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Will the theft of CATS affect business?

Cat. coverters - CATS

According to an article in Autoexpress in January, figures show that since 2013 close to 13,000 catalytic converters (CATS) have been stolen from vehicle exhaust systems.

Cars are being jacked up by criminal gangs to steel CATS in order to sell the precious metal found within.

Police data reveals 1,245 were stolen from vehicles in 2017 despite manufacturers efforts in making cats less accessible to thieves.

It is predicted by experts that thefts will continue to increase. Public affairs manager at the British Metals Recycling Association, Antonia Grey, told The Times ‘that cuts to council and police budgets mean laws introduced in 2013 to crack down on metal theft are “no longer being enforced”’.

‘Introduced in 2013, the laws made it illegal for metal recyclers to pay cash for scrap and required sellers to produce identity documents. Grey explained: “Illegal operators are so unconcerned that they are openly advertising cash for scrap and many of them will no longer have the required scrap metal dealer licence.

“It is highly likely that people stealing catalytic converters will head to these cash-paying yards rather than legitimate sites.”’

We asked Dafydd Dylan, Commercial Manager (Catalytic Converters) at FJ Church & Sons, a market leader in the buying of catalytic converters in the UK, for his thoughts on if this news will affect his business and whether this will increase prices of CATS, he said:

“There are two main drivers of catalytic converter theft in my opinion. Firstly, as with any commodity, when the prices increase the likelihood of thefts also increase. We have seen a significant rise in the price of palladium and Rhodium in particular over the last 12 months, meaning that the number of petrol vehicles, the converters on which were traditionally seen as ‘low grade’ are now far more valuable, so it’s not just your high end vehicles or vans that are at risk any more. This price increase has created a ‘hype’ surrounding the price of some high palladium units.

“Secondly, it is still relatively easy and less risky for thieves to target catalyst rather than lower value scrap, as it’s easier to steal, move and sell with very little traceability once the unit is off a car. Add this to the endemic level of cash payments still plaguing the catalyst industry – then it’s hardly a surprise that thefts are rising. It won’t stop until the authorities start to clamp down on the cash paying operators and support the handful of legitimate UK converter buyers doing it to the letter of the law, they have only so far created legislation that falls into the hands of illegal operators.”

“ We’ve seen a notable change in the sales patters of our core (yards) business, who are clearly more security conscious now and are continually bottoming out their stocks. We’ve adapted our service to accommodate this, on a nationwide scale in some cases.”

“ At F J Church we do what we can to deter any business that we deem not to be genuine and turn any business away that doesn’t seem legitimate, or that can’t provide an audit trail of the units to our liking. It’s a case of using common sense and abiding by the law of ‘knowing your customer.”

Other figures from the Home Office show the total number of thefts from vehicles increased 14 per cent last year to 656,000 incidents.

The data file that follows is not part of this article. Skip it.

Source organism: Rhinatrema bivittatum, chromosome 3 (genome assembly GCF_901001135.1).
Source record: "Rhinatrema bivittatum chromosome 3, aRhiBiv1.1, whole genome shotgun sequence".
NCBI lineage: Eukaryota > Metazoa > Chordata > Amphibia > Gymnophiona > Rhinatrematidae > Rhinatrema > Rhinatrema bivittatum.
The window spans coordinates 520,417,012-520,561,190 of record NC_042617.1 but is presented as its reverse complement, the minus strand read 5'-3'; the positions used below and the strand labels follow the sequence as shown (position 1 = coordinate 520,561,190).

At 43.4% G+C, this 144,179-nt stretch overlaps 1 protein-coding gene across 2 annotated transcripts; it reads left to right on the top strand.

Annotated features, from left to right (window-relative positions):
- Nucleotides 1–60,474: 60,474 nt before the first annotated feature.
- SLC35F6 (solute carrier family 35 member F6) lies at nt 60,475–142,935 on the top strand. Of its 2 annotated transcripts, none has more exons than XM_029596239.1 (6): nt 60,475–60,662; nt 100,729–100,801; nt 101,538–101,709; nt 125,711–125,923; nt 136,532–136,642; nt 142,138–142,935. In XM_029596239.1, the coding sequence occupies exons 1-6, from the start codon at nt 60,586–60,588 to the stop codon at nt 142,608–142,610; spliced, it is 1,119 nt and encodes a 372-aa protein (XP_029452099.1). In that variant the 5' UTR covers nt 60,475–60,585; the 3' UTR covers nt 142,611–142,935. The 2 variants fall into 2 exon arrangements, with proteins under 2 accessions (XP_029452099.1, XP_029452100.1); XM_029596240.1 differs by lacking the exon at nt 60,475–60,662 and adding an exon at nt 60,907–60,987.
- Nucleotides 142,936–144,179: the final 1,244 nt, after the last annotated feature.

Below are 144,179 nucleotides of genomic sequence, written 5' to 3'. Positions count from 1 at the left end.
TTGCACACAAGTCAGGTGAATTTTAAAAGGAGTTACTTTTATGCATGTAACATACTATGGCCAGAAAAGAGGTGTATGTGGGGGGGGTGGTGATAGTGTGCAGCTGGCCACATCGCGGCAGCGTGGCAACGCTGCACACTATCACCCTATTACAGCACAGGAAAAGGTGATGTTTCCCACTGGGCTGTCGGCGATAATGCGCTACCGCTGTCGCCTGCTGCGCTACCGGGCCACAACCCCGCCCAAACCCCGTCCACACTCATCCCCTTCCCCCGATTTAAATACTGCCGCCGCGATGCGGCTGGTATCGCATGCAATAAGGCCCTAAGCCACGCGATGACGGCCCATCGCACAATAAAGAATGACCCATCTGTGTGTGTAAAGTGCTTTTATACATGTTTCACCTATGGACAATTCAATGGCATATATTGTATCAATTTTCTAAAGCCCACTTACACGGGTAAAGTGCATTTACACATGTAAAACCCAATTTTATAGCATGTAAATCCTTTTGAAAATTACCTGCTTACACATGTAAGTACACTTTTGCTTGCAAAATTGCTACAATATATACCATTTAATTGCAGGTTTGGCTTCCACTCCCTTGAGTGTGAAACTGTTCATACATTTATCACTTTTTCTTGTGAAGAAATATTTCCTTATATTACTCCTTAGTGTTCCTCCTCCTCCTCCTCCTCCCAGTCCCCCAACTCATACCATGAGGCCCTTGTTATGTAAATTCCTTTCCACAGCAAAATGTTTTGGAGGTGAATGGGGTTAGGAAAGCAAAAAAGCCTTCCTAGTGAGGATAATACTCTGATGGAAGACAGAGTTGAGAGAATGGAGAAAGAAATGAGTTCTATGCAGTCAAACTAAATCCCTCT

It seems large 4×4 SUVs are at high risk of having their CATS stolen according to warnings from the AA this is due to their increased height, making it easier for thieves to get underneath.

At the end of last year, according to the article, ‘police warned that thieves were using high-powered hydraulic equipment to raise cars off the ground in broad daylight and steal their catalytic converters. One incident saw several cars targeted in a supermarket car park in south-east London within the space of a few minutes.’

It is advised to park vehicles either in secure garages or in well-lit areas also marking the metal shell of the converter helps so that it can be traced.


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Adam Hewitt

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The views and opinions expressed on ATF Professional are solely those of the original authors and other contributors. These views and opinions do not necessarily represent those of the editor, publisher or staff of ATF Professional.


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Owain Griffiths

Owain Griffiths

Head of Circular Economy at Volvo Cars

Owain joined Volvo Cars in June 2021 to lead Circular Economy in the Global Sustainability Team. The company has committed to being a circular business by 2040 and has financial, recycled content and CO2 based targets for 2025, all of which Owain is working across the company to make happen. Owain previously worked for circular economy consultancy Oakdene Hollins where he advised businesses on evidence led circular economy implementation. 

Turning into a circular business and the importance of vehicle reuse and recycling.

The presentation will cover the work Volvo Cars is doing to achieve 2025 but mainly focus on the transformational work towards 2040 and the business and value chain changes being considered. Attention will be paid to the way vehicles are being dealt with at the end of life and the complexities of closing material and component loops. Opportunities and challenges which Volvo Cars is facing will be presented including engagement with 3rd parties and increasing pressure from stakeholders.

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